Meanwhile, the V-Strom splits the difference between the other two—not as polished as the BMW, not as raucous as the KTM, and sans as many electronic aids as either. It’s a solid, legitimate adventure bike that never gets embarrassed by the other two, despite being priced several thou lower and having the smallest (1,037cc) engine. The 90-degree V-twin is smooth, torquey, and responsive, and its quarter-mile performance is only half a second and about 7 mph behind the BMW’s; even its top-gear roll-ons are just fractions of a second slower.
Because the ’Strom has an excellent chassis and is lighter and lower than the others, it handles beautifully. The 468-pound (dry) 1000 devours back-road corners like that was its dedicated purpose, yet it’s rock-steady on straightaways.
Okay, but how did these bikes play the adventure game in the dirt?
Pretty damned well, considering that they all are quarter-ton motorcycles riding on knobless street tires. We never tackled gnarly, rutted, rocky climbs, since that’s not what these bikes are intended to conquer in their existing configurations; we instead stayed on dirt roads, narrow trails, and gravel-strewn two-tracks. Only deep sand gave them any trouble, again, mostly due to their tires.
Perhaps the biggest surprise was the Suzuki. With its traction control either turned off or on the least sensitive of its three settings, the V-Strom churned through the aforementioned with no trouble whatsoever. The fork digested everything we bounced over without a hiccup, and the shock only bottomed on some of the whoops. You can’t turn off the ABS, so we had to be mindful of that when braking on slick terrain.
|Suzuki V-Strom 1000 ABS||
So, too, was the BMW impressive off-road, considering its greater weight, shaft drive, and two big cylinders poking out like fat outriggers. Its smooth, linear torque was easy to modulate in riding mode’s Enduro setting, and the low center of gravity provided by the opposed-twin layout helped disguise the GS’s mass. We were a little disappointed with the previous R1200GS’s suspension, but the new bike’s Telelever fork and Paralever rear combination—together with a new stering damper for 2014—is vastly improved.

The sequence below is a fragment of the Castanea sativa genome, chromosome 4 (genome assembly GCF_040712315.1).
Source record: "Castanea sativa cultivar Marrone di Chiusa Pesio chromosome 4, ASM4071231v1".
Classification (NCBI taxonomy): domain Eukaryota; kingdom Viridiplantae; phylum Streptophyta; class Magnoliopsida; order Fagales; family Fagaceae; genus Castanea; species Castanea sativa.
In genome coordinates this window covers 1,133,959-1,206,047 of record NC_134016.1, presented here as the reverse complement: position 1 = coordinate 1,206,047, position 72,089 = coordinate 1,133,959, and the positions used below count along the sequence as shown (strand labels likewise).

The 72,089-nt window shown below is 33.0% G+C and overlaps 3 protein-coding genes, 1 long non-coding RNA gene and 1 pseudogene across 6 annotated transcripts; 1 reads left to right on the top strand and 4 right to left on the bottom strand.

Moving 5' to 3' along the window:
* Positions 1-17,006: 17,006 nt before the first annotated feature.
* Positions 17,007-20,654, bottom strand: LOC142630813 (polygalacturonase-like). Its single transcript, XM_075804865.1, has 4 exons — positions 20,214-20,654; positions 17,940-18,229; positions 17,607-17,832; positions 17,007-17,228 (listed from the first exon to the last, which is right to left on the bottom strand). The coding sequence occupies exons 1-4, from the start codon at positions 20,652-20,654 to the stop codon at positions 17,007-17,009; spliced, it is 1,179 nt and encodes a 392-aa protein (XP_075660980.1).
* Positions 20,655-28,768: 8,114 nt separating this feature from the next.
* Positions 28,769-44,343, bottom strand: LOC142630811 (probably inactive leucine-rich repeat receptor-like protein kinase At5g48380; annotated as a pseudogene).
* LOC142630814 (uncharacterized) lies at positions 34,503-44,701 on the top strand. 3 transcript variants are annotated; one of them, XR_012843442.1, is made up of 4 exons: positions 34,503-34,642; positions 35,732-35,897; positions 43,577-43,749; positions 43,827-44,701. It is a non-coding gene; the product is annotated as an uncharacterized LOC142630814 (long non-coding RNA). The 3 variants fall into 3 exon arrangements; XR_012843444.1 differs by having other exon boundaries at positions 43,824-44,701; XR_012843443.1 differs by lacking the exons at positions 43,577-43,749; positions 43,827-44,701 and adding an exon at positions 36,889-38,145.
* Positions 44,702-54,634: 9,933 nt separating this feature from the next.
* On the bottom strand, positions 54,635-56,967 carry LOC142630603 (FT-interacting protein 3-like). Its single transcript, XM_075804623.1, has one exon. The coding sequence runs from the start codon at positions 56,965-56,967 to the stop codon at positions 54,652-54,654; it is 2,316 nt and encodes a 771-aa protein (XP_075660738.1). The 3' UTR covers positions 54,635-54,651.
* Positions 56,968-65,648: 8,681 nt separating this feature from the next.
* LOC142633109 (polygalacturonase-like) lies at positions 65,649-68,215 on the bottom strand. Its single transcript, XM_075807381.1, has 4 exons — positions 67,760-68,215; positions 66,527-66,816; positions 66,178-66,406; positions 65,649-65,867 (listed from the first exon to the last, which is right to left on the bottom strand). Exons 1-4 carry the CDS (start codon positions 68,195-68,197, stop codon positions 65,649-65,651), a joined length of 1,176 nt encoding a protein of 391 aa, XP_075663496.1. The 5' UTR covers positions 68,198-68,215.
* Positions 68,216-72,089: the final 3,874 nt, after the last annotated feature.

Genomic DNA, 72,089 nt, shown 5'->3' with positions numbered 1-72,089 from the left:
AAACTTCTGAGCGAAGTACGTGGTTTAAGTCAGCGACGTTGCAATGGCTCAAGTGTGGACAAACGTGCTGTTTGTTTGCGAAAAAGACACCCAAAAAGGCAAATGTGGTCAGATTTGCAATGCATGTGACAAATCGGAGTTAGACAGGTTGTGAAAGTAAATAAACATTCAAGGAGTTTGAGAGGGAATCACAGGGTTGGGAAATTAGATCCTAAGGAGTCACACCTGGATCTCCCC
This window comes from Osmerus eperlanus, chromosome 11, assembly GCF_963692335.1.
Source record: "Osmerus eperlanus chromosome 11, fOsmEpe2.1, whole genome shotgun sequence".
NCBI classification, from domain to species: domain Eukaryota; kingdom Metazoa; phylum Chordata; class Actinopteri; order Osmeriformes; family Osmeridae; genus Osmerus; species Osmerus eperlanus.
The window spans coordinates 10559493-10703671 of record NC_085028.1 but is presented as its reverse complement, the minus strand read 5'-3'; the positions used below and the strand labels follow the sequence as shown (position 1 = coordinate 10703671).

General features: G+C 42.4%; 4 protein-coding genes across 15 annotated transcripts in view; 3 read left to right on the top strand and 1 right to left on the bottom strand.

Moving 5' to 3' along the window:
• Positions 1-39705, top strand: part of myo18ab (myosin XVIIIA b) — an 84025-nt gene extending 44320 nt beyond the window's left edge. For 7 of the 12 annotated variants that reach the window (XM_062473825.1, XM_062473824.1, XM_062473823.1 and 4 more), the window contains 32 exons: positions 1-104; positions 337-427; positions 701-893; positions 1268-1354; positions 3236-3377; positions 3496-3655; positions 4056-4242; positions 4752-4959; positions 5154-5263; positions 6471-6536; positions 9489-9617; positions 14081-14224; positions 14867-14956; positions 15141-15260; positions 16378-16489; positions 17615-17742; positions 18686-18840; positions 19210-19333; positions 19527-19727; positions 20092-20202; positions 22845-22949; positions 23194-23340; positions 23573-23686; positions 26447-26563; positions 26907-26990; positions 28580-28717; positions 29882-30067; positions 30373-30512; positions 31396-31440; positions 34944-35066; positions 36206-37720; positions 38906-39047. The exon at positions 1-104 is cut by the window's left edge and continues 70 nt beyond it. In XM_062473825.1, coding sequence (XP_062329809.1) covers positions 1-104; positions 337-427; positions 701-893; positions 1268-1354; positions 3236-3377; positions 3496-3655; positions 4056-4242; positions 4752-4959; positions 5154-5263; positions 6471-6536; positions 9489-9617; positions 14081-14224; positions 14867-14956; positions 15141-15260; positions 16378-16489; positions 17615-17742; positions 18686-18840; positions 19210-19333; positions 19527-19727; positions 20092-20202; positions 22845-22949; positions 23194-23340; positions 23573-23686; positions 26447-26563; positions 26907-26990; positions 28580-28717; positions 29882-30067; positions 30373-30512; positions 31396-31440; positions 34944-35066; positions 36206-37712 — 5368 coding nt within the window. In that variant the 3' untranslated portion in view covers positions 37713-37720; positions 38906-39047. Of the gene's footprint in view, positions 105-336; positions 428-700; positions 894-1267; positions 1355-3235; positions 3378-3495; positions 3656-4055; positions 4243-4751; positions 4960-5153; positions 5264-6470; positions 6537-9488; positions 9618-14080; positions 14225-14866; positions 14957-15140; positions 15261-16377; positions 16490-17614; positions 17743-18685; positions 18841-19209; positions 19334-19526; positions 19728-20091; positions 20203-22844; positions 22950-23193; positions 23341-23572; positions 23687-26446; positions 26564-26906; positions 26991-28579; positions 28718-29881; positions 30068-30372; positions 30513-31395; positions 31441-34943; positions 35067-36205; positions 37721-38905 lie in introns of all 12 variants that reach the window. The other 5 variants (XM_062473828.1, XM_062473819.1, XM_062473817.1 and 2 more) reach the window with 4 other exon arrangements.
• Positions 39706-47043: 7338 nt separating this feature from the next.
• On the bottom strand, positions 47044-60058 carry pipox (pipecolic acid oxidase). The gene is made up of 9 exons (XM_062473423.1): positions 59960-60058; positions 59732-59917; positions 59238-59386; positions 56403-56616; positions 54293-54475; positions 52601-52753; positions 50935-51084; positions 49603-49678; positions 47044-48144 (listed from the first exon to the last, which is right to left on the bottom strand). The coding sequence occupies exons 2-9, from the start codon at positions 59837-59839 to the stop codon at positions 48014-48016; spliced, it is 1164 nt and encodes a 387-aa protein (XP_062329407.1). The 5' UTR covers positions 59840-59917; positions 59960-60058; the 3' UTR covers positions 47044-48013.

Which brings us to the KTM. Once you quit the tarmac and hit the dirt, the 1190 morphs from a take-no-prisoners streetbike to an ass-kicking dirt bike. In agility, stability, balance, steering, suspension, and adjustable power delivery, the KTM was this test’s off-road class act. It was less bothered by rocks, ruts, and other trail obstacles, and even coped with the sand a little better. With the traction control in the Offroad position, the ABS even allows rear-wheel skidding while still applying antilock to the front brake.
Actually, the 1190’s stellar dirt manners should have come as no surprise. KTM has been building championship-caliber off-road machinery for decades, and that know-how has translated directly to the 1190. Whether off-road or on, it was the most capable, most confidence-inspiring, and most fun of the trio. The R1200GS is the best overall streetbike, the Suzuki the best bang-for-buck. But when you consider the KTM’s advantages in almost every area of performance—plus, its standard MSRP gets you all the electronic rider aids at about the same price as the BMW without such equipment—the outcome here is a slam dunk.